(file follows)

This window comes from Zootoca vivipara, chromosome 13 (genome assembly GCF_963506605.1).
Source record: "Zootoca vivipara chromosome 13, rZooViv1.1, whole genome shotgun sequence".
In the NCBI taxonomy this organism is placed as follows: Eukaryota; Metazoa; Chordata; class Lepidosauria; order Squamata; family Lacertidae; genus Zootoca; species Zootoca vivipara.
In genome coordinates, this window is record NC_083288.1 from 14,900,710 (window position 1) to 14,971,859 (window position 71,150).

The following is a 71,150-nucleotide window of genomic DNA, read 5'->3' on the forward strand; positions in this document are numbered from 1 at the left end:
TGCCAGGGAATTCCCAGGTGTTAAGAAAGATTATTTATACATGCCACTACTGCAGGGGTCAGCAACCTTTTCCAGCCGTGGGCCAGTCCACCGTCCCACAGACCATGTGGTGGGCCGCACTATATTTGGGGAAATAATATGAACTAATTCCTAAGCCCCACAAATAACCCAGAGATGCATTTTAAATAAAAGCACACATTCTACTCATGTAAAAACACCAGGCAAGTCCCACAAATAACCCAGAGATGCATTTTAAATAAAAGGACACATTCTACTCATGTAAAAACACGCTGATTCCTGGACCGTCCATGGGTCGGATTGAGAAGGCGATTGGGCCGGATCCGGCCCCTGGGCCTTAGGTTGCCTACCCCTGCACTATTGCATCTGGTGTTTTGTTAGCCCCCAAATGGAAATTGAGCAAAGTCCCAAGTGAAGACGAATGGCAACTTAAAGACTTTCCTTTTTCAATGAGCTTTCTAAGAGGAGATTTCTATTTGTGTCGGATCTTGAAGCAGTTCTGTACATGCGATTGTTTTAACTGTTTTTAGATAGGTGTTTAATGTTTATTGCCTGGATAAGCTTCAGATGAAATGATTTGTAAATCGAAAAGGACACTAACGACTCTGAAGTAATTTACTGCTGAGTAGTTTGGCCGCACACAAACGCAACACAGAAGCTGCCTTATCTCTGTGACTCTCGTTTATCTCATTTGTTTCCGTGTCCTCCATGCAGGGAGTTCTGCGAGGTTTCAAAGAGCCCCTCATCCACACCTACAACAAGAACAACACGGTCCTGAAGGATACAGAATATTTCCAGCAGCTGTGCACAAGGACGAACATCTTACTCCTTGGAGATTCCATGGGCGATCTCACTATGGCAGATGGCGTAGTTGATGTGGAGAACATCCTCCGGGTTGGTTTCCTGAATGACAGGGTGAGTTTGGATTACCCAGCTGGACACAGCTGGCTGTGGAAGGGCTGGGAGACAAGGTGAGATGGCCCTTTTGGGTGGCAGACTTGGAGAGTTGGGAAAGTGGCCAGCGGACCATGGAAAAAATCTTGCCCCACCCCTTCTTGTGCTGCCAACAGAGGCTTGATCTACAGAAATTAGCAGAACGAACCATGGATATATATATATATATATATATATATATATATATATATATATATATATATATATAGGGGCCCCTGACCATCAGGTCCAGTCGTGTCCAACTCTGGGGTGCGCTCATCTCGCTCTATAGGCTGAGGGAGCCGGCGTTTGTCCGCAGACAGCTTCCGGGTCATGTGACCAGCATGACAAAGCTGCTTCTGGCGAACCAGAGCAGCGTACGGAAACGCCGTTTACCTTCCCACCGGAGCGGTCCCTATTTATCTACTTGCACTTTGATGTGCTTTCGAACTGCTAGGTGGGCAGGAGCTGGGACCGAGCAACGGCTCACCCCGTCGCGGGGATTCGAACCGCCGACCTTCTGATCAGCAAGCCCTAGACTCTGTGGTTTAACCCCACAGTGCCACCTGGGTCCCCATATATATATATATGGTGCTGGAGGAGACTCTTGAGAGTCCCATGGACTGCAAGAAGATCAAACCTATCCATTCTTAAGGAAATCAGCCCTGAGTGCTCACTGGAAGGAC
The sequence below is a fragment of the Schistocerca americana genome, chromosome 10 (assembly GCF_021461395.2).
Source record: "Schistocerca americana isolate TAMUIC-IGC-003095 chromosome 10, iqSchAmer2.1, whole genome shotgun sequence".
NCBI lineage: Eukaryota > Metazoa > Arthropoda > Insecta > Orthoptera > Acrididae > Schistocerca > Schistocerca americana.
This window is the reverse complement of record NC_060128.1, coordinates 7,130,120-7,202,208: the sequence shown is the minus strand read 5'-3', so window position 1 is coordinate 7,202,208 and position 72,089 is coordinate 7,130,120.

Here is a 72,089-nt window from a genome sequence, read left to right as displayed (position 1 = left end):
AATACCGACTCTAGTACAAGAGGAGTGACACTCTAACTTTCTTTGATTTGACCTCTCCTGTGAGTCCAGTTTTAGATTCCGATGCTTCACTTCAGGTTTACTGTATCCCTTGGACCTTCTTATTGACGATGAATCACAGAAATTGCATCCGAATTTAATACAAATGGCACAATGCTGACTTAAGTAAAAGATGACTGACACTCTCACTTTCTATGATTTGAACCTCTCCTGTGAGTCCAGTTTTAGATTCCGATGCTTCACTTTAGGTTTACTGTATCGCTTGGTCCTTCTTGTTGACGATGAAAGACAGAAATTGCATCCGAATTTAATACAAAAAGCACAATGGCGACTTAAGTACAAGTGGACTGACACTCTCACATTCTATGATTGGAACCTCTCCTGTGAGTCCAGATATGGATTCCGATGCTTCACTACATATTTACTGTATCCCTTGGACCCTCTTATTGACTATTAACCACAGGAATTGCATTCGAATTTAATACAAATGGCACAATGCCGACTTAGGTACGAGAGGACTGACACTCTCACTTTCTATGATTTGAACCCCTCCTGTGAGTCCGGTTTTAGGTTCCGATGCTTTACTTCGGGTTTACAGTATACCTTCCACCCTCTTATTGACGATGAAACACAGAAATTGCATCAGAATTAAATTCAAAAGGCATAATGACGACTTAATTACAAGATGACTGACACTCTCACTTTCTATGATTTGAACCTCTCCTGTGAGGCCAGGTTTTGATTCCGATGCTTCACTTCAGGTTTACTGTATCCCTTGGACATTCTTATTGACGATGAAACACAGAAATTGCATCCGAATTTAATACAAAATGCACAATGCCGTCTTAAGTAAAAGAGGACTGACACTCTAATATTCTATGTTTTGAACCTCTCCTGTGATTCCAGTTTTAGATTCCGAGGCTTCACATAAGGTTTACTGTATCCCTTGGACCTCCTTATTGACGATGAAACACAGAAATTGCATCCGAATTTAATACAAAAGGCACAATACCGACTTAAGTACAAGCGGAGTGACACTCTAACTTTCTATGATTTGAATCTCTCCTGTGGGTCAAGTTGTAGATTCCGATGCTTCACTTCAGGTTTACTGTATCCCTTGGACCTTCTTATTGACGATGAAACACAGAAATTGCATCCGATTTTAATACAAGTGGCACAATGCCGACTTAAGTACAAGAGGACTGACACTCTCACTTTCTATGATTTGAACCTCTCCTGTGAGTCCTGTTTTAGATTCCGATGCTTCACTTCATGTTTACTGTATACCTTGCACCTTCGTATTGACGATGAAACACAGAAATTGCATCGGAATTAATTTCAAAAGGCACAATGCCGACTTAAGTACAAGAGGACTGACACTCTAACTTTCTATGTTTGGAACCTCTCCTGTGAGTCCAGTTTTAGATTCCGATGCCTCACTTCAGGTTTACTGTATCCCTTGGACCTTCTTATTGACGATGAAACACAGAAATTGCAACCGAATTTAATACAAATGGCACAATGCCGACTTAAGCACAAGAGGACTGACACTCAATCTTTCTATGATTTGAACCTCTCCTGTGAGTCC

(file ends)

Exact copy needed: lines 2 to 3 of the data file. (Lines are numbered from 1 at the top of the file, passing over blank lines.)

Source record: "Zootoca vivipara chromosome 13, rZooViv1.1, whole genome shotgun sequence".
In the NCBI taxonomy this organism is placed as follows: Eukaryota; Metazoa; Chordata; class Lepidosauria; order Squamata; family Lacertidae; genus Zootoca; species Zootoca vivipara.